Coffee roaster Michael Wood

isn't in the habit of making sales calls; usually when customers want to carry his Highlandtown-roasted coffee in a bar or restaurant, they visit the High Grounds Coffee Roasters coffee shop on Eastern Avenue and ask for it. But when Harris Teeter opened in Locust Point in 2012, Wood, High Grounds' owner, put together a box of samples and called on the store's manager, Chip Schurr. "I asked them questions I already knew the answer to," Wood says. "I knew that their business model included local products, was interested in organics, and included a conscience"-traits that High Grounds shares with the East Coast grocery store chain.


Enthusiastic, Schurr sent some product to higher-ups in Harris Teeter. They decided to distribute High Grounds coffee in all 220 of their stores. Wood got a call placing the first order on the Friday of Labor Day weekend this past September: "It was gigantic. It was ridiculous," he says in the backroom office of the coffee shop. "I spent an entire day just on logistics: boxing it, bagging it, labeling it. We do it all here. All hands were on deck, my entire crew, and we got it done in 10 business days."

Wood and his small staff removed the conference table from the office to make clearance for the 240 cases that initial order called for. "It took an entire FedEx truck to come and pick it up," he says. "It was the very first time we had something that massive." The company, originally started by Wood's friend/professional roaster Brett Bixler, launched in the Eastern Avenue space in 2005. Bixler taught Wood to roast in the early 2000s. (Bixler has since moved to Colorado Springs to open another roasting outfit.)

Despite its appearance as just another unassuming coffee klatch, High Grounds services even larger chains like Wegman's and Whole Foods. That the coffee beans he uses are grown in chemical- and pesticide-free environments and are also harvested by workers paid living wages is "really a big deal to companies like this," Wood says.

On top of that, Wood and his wife, Shen, funnel a percentage of High Grounds' profits, and their own earnings, to their charity, 100 Orphanages. "Our goal is to build and/or support organizations that have a housing facility, a medical facility, and a school," says Wood, a former pastor and teacher at the juvenile detention center Charles H. Hickey Jr. School in Parkville. Wood left teaching to work full-time at High Grounds in January 2011 in order to better fund the philanthropic effort.

Ultimately, though, the superior start-to-finish quality of High Grounds coffee wins them placement in not just conscientious grocery stores but also local, craft-minded restaurants like Of Love and Regret, Annabel Lee, and Bistro Rx.

Wood sources beans from 17 countries, and he establishes personal relationships with plantations and coffee brokers to ensure he's getting up-to-snuff product: 100 percent shade-grown Arabica. "There are two kinds of coffees," Wood explains. "Robusto, which is grown in lowlands, is robust against pestilence, but it tends to be bitter. It's the typical coffee you drink when you're drinking Maxwell House or Folger's. It's very inexpensive. Then there's the highland coffees-mountain-grown coffees-and those coffees are called Arabica. And those coffees are not as robust against disease, but they possess so much more flavor."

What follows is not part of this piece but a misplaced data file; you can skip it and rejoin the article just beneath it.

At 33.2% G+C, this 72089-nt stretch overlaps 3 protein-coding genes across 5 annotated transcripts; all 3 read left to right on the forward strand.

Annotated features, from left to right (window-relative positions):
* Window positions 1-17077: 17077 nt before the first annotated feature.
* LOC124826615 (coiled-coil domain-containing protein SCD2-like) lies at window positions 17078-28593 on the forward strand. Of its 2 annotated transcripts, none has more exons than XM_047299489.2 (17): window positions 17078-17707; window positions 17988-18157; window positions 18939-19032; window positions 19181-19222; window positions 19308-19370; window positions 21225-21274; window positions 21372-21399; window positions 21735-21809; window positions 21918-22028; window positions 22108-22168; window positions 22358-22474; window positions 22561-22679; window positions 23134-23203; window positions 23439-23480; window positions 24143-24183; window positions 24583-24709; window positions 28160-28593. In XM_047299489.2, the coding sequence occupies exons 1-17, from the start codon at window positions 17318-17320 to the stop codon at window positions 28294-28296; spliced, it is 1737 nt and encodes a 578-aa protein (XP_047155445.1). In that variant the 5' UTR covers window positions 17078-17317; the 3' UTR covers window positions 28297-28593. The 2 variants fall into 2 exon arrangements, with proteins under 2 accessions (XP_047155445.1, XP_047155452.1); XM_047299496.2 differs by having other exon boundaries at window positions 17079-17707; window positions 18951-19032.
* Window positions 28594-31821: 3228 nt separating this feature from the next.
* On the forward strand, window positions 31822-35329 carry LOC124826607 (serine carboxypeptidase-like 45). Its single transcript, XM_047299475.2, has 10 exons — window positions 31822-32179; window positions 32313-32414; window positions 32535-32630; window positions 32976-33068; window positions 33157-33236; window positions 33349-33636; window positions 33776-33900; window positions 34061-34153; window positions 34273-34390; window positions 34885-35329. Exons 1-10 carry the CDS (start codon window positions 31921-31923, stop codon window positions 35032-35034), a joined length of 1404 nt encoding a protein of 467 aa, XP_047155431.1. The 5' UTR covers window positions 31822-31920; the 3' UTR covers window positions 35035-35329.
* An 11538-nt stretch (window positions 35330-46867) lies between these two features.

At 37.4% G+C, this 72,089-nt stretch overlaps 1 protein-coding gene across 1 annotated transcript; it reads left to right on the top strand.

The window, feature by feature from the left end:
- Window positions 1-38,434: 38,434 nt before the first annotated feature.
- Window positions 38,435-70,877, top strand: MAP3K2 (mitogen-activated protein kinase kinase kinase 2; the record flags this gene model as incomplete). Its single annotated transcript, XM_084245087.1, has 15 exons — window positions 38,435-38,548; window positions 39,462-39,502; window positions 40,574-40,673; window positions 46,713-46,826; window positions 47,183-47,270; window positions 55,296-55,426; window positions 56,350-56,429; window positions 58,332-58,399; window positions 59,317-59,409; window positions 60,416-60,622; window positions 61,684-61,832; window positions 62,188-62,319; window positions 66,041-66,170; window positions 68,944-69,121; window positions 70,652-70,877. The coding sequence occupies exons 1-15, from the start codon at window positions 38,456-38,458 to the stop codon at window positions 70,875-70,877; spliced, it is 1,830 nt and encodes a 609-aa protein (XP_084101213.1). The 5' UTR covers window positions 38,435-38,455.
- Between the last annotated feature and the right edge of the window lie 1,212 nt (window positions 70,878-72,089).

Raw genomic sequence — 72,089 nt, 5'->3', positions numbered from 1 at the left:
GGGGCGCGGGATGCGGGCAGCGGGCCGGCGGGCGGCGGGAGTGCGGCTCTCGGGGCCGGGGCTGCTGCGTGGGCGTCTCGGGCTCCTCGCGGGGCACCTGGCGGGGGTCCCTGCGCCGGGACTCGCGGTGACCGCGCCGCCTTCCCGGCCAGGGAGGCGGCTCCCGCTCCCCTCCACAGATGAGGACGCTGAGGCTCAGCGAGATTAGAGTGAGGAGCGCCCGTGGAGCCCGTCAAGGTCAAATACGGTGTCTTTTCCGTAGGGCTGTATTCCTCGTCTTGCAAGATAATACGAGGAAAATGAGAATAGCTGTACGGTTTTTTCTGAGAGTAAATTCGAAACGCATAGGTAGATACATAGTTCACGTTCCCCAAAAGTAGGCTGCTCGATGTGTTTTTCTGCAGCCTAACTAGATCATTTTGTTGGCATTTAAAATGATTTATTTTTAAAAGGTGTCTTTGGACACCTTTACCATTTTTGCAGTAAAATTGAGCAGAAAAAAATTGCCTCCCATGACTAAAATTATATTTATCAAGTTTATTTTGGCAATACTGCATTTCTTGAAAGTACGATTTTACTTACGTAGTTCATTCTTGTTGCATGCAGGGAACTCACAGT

Wood can sound like an oenophile. He speaks a lot about terroir. He elaborates on the conditions of certain coffee crops, detailing the particularly perfect harvest of High Grounds' naturally lemon-scented Ardi coffee, from Ethiopia. He enthuses about the Cup of Excellence-winning Colombian bean he scored-he's the only provider in the area-that's noted with almond, vanilla, papaya. He defines the term acidity, in relation to coffee, as "the element that pushes the flavors of coffee to the surface," and then breaks it down by country: "In Indonesia, particularly Sumatra, the way that they process their coffee is unique in the world, and it results in very low-acidity coffee-smooth, strong chocolate notes, it's syrupy, it's a buttery mouthfeel. If you jump over to Costa Rica, now you're talking about bright, real pop-in-your-mouth with the flavors, also chocolate, but not as strong."

Wood keys in on that acidity when he's roasting. "As the roasts get darker, those sugars [in the beans] metabolize and become neutralized. And so as a roast gets darker and darker and darker, the flavors become flattened out." In the backroom, a plastic tube filled with beans illustrates the different shades of roast, from the greenish-gray of an unroasted bean to the near-black super-dark roast. An ultra-modern 12-kilogram Diedrich roaster that uses infrared heat can churn out 100 pounds of roasted beans in an hour. There's a delicate art to roasting. Wood knows how best to highlight a Brazilian bean versus a Nicaraguan bean. He knows which bean varieties work best in French roasts versus Italian. He knows espresso needs a medium-dark roast to allow for a robust body but not a super-dark roast that would flatten the flavor. He monitors time, temperature, texture, color, and smell to craft the perfect coffee. "It's an artisan approach," says Wood. "They have computers now that can run a roast. I like doing it by hand. I'm watching the beans, I like to be close to them as they're cooking."

Wood's warmth, knowledge, and almost-therapeutic style of communicating attracts customers to High Grounds about as much as a finely crafted cup of coffee does. For him, he's offering a unique experience to coffee-drinkers, whether they're in Harris Teeter or in Highlandtown-but especially in the shop, which has 20 different coffee blends to choose from each day. "You can walk in any morning and go to a whole lot of different countries," he says. '"What do I feel like today? Maybe I want to go to Papua New Guinea.' It's fun."